In a situation with high upside and high uncertainty, how should an altruist distribute their time and resources to different causes? Is it better to focus on a single cause, or spread attention across causes?
Considering these issues, Open Philanthropy has endorsed a hits-based giving approach:
We suspect that high-risk, high-reward philanthropy could be described as a “hits business,” where a small number of enormous successes account for a large share of the total impact — and compensate for a large number of failed projects.
Despite the high uncertainty that necessitates this approach, might we be able to say something precise about how to distribute a charitable portfolio? How does hits-based giving change how an altruist should act?
Here, I propose a simple model of hits-based giving. Specifically, I model an altruist who can fund a certain number of grants across different cause areas. Each grant awarded in a cause area is treated as an independent draw from from an exponential distribution, and the funder is assumed to care solely about the most successful grant in each cause area. As we will see, this creates diminishing returns to further awards within a single cause, leading the funder to spread their grants across areas.
The funder is considering different cause areas indexed by , each with their own impact distribution :
The funder must choose how many grants to award in each cause area.
denotes the maximum draw from a set of samples:
The funder only cares about the most successful project in each cause area
Their utility function within a cause is:
Across all causes, the funder adds up the utility of the most successful projects:
This is the key difference from marginal impact thinking. We are ignoring average impact and instead focusing on finding black swans. This also allows us to simplify the math by focusing on the maximum draw from a distribution. This “hits-based” assumption works best for fat tailed distributions where extreme tail events dominate the expected value calculation. This is not an accurate characterization of what organizations like OpenPhil endorse, but attempts to capture the spirit of hits-based altruism.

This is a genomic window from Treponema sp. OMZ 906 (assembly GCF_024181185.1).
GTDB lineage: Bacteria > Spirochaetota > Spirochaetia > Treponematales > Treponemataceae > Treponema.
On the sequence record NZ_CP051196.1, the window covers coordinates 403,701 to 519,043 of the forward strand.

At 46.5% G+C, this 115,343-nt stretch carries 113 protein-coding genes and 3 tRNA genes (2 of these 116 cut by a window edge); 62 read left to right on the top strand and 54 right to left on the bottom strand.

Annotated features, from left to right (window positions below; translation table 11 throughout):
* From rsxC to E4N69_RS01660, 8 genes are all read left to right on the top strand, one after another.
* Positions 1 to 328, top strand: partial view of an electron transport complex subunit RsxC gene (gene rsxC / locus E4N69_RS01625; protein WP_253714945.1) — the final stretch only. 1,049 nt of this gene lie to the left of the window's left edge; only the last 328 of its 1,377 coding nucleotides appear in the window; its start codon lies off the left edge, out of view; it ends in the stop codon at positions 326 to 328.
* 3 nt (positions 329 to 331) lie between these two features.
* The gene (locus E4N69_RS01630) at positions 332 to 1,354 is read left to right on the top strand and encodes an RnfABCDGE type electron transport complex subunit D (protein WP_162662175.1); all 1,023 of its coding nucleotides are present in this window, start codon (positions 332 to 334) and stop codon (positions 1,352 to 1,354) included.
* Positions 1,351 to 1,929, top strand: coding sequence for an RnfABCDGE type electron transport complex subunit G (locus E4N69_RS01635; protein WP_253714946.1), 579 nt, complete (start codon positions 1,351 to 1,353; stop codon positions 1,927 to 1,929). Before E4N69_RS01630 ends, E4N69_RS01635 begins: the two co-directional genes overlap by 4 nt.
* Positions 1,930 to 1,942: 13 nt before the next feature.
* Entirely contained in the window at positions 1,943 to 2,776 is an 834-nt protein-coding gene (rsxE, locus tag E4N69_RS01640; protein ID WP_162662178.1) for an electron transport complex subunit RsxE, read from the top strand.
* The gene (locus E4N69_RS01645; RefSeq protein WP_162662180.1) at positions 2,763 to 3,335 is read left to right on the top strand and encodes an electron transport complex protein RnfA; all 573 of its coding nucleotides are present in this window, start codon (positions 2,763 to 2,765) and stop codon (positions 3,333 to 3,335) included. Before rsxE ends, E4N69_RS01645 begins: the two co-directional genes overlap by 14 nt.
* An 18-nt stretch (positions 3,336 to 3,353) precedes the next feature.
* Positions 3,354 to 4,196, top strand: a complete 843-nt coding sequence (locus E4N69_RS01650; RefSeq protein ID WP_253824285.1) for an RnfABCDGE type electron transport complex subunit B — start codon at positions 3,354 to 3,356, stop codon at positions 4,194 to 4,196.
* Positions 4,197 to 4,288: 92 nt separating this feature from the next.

Each grant is an independent draw from the impact distribution
We assume that within a cause area, the funder is supporting disconnected projects with the same after-the-fact impact distribution. Specifically, impacts are drawn i.i.d. from the distribution. This assumption works best when the results of different projects are uncorrelated, such as when funding independent researchers. Each distribution has an expected value .
The impact distribution is represented by an exponential distribution
Within a cause area, grants have an after-the-fact impact drawn from an exponential distribution. Specifically, each is distributed according to an exponential distribution with rate parameter $r_i = 1/v_i $:
The exponential distribution has nice properties for this model. It has a simple formula for order statistics, impact is always non-negative, and the distribution has a long tail. Additionally, it’s at least possible that real life impact distributions might be described by an exponential distribution.
The General Case
Now we can determine the optimal allocation of grants across cause areas.
The distribution of the maximum of draws in this case is:
Where are i.i.d. standard exponential distributions. Taking the expectation:
The sum goes from to , meaning that the denominators range from to , so we can simplify the sum:
Where is the -th harmonic number. We can use the Taylor series approximation for (notice that we implicitly assume is reasonably large for this approximation to be accurate):
Since the funder only cares about the maximum draw, this is equivalent to the utility they receive from awarding grants in area .